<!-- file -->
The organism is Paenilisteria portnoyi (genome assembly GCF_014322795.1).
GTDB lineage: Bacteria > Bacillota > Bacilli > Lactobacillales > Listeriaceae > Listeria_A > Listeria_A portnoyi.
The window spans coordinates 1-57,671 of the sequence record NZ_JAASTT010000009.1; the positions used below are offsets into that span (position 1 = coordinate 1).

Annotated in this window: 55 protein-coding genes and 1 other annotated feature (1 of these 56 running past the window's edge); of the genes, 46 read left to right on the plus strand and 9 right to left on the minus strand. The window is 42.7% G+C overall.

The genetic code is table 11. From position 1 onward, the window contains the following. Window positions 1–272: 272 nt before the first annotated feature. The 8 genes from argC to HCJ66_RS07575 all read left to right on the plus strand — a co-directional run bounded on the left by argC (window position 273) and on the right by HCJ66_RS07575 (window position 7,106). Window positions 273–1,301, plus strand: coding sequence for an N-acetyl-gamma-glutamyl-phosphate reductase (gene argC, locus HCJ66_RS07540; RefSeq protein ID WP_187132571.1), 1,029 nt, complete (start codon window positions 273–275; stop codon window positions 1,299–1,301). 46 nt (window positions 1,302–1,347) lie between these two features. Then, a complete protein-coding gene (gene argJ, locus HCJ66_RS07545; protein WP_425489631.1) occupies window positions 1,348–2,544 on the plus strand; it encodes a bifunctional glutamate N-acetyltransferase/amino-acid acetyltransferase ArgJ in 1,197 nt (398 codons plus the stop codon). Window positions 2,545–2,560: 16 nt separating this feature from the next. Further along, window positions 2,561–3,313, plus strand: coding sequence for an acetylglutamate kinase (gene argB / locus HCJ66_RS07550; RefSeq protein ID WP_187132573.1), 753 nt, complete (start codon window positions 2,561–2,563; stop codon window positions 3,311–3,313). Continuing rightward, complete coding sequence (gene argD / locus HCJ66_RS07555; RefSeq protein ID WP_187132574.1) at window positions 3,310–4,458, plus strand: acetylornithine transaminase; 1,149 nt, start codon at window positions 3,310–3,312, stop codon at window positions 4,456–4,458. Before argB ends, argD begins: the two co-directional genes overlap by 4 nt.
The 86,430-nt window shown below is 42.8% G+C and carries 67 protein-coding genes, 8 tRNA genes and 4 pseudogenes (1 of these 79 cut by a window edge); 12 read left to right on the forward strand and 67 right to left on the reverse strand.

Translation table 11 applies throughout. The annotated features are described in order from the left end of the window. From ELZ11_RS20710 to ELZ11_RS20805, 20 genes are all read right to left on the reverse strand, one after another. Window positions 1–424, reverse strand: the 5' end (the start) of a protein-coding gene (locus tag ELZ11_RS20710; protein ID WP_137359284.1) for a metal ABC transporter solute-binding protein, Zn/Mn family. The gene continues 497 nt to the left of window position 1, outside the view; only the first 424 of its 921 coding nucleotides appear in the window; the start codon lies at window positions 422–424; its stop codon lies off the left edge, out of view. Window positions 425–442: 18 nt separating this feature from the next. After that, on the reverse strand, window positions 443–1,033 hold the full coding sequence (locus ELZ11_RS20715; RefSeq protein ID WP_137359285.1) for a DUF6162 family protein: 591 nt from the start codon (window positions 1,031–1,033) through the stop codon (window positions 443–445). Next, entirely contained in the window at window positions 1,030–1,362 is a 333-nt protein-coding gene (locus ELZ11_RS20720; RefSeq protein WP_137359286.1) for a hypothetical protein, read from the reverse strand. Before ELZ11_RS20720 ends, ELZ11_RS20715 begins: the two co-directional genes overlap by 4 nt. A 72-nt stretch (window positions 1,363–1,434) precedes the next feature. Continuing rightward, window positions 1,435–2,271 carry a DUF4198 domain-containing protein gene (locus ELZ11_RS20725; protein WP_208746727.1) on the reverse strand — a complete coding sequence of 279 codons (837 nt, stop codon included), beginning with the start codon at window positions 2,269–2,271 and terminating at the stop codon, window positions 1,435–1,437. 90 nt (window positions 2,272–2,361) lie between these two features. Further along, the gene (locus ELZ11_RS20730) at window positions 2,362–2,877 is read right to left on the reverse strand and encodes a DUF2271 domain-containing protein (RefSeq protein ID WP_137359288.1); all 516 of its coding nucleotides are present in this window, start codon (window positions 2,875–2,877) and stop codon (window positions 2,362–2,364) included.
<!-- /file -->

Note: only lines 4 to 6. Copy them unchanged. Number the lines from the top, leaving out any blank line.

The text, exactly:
Annotated in this window: 55 protein-coding genes and 1 other annotated feature (1 of these 56 running past the window's edge); of the genes, 46 read left to right on the plus strand and 9 right to left on the minus strand. The window is 42.7% G+C overall.

The genetic code is table 11. From position 1 onward, the window contains the following. Window positions 1–272: 272 nt before the first annotated feature. The 8 genes from argC to HCJ66_RS07575 all read left to right on the plus strand — a co-directional run bounded on the left by argC (window position 273) and on the right by HCJ66_RS07575 (window position 7,106). Window positions 273–1,301, plus strand: coding sequence for an N-acetyl-gamma-glutamyl-phosphate reductase (gene argC, locus HCJ66_RS07540; RefSeq protein ID WP_187132571.1), 1,029 nt, complete (start codon window positions 273–275; stop codon window positions 1,299–1,301). 46 nt (window positions 1,302–1,347) lie between these two features. Then, a complete protein-coding gene (gene argJ, locus HCJ66_RS07545; protein WP_425489631.1) occupies window positions 1,348–2,544 on the plus strand; it encodes a bifunctional glutamate N-acetyltransferase/amino-acid acetyltransferase ArgJ in 1,197 nt (398 codons plus the stop codon). Window positions 2,545–2,560: 16 nt separating this feature from the next. Further along, window positions 2,561–3,313, plus strand: coding sequence for an acetylglutamate kinase (gene argB / locus HCJ66_RS07550; RefSeq protein ID WP_187132573.1), 753 nt, complete (start codon window positions 2,561–2,563; stop codon window positions 3,311–3,313). Continuing rightward, complete coding sequence (gene argD / locus HCJ66_RS07555; RefSeq protein ID WP_187132574.1) at window positions 3,310–4,458, plus strand: acetylornithine transaminase; 1,149 nt, start codon at window positions 3,310–3,312, stop codon at window positions 4,456–4,458. Before argB ends, argD begins: the two co-directional genes overlap by 4 nt.
The 86,430-nt window shown below is 42.8% G+C and carries 67 protein-coding genes, 8 tRNA genes and 4 pseudogenes (1 of these 79 cut by a window edge); 12 read left to right on the forward strand and 67 right to left on the reverse strand.